guess it’s natural to worry about the lack of growth or progress in anything we are passionate about. There is certainly no lack of hand wringing about how hard it is getting kids involved in sailing and keeping them engaged. Almost every day in Scuttlebutt, there seems to be a success story juxtaposed with a lament that we are not doing it right. The success stories almost always revolve around some program finding a secret sauce (usually a combination of independence and fun). The other version is a dedicated group, donor, mentor or gifted coach that takes matters into their own hands to instill the joys of working hard at something and seeing the results.

So, while I can’t really take stock of the collective “fun meter” for junior programs in the Northeast, or get a bead on how much seamanship is imparted  (and believe me, I wish I could!), I do want to take a moment to point out that just recently we have had a medium size wave of really impressive youth campaign results that in some cases we have never seen before. WindCheck’s waters, from Barnegat Bay to Buzzards Bay, have historically produced many, many great sailors, in spite of a short season compared to SoCal or Florida, but I’m not sure I can recall a time with such impressive accomplishments across a broad spectrum of the sport.

In June, the MudRatz Offshore Team from Mystic, CT, one of those groups enabled by truly dedicated adults, won their division in the Newport Bermuda Race. What’s all the more amazing is that this is the second time in two runnings that a junior team from our region has done that, with the Young American Junior Big Boat Sailing Team from Rye, NY (now Young American Sailing Academy) doing it in 2016. That’s never happened. It had not been done two years ago when the Young Americans did it. Was anyone laying odds that it would happen again?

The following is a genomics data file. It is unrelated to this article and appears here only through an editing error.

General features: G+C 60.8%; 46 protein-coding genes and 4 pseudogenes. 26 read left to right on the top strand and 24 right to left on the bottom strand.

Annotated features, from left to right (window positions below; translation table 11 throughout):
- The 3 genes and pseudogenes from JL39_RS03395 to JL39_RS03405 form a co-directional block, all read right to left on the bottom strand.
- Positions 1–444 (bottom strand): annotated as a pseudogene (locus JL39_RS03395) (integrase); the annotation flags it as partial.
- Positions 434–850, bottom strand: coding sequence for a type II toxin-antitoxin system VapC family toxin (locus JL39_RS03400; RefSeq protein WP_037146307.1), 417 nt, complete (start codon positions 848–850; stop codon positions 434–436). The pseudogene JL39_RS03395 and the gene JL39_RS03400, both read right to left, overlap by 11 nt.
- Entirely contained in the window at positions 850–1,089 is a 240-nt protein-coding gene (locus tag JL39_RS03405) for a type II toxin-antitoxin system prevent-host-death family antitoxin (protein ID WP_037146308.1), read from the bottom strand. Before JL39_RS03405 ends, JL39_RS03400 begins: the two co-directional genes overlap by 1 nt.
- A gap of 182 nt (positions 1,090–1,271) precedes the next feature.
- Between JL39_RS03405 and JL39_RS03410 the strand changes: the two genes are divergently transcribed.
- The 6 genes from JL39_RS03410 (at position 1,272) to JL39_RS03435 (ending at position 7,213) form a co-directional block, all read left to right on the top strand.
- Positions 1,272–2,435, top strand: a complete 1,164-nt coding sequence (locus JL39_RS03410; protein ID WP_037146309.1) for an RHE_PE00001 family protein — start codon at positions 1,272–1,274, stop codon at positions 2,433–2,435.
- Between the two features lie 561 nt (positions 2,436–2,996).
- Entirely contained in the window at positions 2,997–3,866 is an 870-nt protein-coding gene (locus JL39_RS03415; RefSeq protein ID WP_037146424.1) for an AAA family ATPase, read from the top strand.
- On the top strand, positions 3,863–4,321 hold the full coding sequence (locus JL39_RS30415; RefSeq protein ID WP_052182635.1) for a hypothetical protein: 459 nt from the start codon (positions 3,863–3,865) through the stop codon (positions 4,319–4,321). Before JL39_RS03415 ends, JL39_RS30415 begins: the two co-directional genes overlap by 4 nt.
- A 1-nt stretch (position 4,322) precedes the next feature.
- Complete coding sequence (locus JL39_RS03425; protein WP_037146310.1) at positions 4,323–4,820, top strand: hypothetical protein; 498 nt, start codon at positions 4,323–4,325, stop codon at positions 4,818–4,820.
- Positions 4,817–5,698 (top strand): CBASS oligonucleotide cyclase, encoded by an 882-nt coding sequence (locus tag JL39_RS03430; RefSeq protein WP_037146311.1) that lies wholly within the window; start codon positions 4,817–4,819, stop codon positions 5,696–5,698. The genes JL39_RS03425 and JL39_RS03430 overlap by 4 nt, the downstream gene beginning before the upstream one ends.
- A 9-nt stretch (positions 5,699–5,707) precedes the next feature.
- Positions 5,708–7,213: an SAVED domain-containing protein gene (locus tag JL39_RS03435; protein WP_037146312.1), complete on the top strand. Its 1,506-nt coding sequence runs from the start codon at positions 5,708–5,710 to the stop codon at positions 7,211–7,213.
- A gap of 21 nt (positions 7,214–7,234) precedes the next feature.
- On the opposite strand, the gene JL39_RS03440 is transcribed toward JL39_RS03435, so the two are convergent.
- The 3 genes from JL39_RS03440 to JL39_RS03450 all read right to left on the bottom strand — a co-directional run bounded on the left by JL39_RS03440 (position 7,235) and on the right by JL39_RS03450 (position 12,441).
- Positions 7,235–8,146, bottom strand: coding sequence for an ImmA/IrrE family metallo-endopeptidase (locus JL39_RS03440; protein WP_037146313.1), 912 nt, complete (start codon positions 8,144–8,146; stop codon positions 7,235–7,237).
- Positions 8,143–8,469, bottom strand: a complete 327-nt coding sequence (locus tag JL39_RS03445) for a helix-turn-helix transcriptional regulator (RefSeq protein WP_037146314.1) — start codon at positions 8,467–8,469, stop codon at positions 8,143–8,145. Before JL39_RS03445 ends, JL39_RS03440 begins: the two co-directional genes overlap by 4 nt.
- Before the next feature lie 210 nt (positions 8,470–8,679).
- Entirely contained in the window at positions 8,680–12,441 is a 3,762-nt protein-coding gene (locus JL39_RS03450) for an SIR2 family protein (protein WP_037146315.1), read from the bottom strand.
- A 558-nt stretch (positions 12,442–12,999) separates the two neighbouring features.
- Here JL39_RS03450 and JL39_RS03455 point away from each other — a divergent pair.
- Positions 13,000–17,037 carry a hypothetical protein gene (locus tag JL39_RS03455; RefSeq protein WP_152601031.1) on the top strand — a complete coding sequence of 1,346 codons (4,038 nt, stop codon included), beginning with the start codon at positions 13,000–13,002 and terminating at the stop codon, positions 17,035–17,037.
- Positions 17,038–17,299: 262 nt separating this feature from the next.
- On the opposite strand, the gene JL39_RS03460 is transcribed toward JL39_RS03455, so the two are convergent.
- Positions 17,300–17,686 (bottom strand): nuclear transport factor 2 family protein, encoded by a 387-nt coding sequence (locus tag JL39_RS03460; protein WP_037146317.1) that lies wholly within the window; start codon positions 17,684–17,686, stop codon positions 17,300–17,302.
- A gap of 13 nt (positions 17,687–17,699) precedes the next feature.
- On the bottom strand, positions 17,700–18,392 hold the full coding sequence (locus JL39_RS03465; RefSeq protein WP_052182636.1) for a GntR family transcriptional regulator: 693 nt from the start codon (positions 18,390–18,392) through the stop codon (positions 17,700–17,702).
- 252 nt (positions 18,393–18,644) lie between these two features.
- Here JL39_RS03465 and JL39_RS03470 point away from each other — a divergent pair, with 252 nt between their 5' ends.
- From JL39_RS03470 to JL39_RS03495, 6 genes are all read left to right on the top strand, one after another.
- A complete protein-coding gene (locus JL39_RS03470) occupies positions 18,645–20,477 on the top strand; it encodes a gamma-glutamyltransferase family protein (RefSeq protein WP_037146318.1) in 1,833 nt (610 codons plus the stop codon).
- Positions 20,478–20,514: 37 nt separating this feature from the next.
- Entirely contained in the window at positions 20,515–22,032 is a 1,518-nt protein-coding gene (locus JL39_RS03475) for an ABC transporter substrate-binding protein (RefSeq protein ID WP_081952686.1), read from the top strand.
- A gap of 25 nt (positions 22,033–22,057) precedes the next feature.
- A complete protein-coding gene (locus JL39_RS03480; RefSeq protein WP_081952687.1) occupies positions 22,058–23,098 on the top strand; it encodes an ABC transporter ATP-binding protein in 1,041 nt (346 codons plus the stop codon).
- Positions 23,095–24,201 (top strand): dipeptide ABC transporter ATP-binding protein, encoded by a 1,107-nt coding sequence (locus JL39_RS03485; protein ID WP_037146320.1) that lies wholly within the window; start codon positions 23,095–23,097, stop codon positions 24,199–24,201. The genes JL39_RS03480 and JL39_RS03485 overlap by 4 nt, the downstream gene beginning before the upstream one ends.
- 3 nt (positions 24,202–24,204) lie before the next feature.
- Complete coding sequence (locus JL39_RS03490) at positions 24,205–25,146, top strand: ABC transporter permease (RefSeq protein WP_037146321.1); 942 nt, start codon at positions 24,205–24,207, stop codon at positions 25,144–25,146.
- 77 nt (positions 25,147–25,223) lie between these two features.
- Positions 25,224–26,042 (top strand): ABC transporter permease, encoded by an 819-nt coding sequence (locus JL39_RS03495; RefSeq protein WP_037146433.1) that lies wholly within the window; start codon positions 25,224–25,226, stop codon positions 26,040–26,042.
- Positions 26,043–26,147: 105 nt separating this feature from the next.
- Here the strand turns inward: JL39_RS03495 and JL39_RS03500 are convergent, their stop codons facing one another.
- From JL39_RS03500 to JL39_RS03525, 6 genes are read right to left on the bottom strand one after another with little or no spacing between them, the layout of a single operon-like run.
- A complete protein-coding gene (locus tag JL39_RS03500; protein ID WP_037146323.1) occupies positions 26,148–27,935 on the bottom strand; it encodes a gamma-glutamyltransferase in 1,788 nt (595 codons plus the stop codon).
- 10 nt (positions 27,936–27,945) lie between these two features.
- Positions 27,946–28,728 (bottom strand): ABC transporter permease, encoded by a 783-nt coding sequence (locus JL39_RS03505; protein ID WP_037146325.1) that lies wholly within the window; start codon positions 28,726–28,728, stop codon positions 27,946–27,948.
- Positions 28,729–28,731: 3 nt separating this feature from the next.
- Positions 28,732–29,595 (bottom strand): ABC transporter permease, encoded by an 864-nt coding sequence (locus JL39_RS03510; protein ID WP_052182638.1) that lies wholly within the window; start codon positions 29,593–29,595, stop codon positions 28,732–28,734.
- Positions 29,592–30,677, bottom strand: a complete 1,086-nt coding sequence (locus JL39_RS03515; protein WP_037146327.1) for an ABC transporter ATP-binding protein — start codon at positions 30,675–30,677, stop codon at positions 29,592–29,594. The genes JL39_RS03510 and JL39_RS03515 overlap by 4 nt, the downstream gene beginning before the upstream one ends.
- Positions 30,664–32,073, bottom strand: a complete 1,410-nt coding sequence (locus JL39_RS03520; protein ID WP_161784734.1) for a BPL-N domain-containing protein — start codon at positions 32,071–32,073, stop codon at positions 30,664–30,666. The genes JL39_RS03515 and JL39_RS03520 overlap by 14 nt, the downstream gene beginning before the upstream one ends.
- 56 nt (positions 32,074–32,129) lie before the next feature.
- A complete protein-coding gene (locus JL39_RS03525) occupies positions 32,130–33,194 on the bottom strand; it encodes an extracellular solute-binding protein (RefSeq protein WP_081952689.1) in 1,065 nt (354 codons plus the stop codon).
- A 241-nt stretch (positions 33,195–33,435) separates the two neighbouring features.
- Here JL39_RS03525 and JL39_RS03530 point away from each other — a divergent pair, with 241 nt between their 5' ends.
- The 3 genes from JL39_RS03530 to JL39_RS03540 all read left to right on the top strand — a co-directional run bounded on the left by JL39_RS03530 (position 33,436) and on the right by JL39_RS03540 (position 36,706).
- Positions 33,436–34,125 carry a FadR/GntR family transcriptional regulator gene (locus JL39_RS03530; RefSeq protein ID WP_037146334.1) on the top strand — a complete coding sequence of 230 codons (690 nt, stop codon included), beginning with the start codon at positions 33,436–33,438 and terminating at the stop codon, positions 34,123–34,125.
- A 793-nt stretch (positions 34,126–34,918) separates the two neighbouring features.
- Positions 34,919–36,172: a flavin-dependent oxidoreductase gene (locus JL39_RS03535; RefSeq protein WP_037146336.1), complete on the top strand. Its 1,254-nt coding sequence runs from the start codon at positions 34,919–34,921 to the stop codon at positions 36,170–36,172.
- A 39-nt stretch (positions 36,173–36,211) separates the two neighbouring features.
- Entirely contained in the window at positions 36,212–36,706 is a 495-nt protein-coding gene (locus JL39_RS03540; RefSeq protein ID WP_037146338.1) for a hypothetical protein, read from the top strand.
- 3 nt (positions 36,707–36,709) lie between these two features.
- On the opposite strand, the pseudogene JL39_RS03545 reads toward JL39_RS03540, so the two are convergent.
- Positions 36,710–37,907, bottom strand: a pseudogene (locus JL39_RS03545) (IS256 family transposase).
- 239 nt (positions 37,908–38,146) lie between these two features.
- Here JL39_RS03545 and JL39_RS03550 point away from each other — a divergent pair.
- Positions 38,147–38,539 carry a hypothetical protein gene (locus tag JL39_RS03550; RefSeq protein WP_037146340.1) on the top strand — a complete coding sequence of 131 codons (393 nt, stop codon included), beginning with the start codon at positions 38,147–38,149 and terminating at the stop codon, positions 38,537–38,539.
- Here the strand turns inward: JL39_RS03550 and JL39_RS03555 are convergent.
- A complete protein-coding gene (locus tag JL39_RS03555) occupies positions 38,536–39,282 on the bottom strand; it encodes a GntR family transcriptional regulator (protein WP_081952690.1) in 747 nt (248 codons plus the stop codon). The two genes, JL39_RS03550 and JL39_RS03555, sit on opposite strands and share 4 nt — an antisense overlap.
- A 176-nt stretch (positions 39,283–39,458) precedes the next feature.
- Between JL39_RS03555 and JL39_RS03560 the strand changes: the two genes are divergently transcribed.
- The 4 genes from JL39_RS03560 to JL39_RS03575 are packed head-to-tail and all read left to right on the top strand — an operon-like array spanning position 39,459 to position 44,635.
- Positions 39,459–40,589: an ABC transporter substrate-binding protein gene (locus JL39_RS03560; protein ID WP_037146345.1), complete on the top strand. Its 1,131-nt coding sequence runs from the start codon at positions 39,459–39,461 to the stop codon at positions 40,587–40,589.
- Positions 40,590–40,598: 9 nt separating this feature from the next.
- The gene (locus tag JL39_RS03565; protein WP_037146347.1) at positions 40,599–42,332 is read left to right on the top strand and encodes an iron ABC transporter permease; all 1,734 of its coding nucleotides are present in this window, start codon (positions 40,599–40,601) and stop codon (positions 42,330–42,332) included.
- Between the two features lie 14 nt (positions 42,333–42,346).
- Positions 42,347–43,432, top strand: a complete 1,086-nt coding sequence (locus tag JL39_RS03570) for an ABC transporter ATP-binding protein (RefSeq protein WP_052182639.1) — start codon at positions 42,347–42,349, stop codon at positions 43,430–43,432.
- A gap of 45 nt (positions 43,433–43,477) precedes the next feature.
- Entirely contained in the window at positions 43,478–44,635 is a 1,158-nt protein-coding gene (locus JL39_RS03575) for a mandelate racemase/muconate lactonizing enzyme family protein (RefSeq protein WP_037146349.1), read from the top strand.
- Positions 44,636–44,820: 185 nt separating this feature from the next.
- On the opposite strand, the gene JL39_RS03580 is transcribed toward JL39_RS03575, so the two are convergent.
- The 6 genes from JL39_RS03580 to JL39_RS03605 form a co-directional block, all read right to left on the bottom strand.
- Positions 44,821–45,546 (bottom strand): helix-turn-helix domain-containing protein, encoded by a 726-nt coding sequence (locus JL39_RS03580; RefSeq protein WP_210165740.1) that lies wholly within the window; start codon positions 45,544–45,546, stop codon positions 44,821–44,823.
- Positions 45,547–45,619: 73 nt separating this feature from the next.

Last month, teams from our region collected both Gold medals in the 420 Class at the Youth Worlds in Corpus Christi, TX. Carmen and Emma Cowles from Larchmont, NY won the Girls division for the second time in a row, while JC Hermus from Bellport, NY and Walter Henry from Syosset, NY dominated the Boys division Class by a 14-point margin. Charlie Hibben from Concord, MA and Nicholas Hardy from Newton, MA finished 17th in the 29er Boys division, so you know they are going places. These are just a few recent achievements in dinghy sailing for our region…I’m quite sure there are more and, look forward to hearing about them.

There is another international accomplishment you can read about in this issue, the Lightning Youth World Championship in Voula, Greece where the sheer determination by the kids to even get to the event is a great story. It was a typical crazy tough Lightning championship; extremely closely fought, with the top six teams separated by only 7 points. Team Gen5 USA, Jeff Hayden from Lake Mary, FL on the helm, Meredith Ryan from Buffalo, NY on the bow, and our own Brian Hayes, Jr. representing Housatonic Boat Club in Stratford, CT, calling tactics, clinched the title after getting two bullets on the last day to win by three points. The title of this column is one of my favorite expressions that is relatively new to the vernacular. If Gen5 winning the last two races to become World Champs doesn’t generate a “LET’S GO!!!!!” I’m not sure what does.

So, to all the parents, coaches, donors and mentors that are making these opportunities possible for these kids, Thank You! And a huge congratulations to all of the junior and youth sailors, both the winners and the ones still at it. And for all the rest of us, less hand wringing and more celebrating, please.

See you on the water.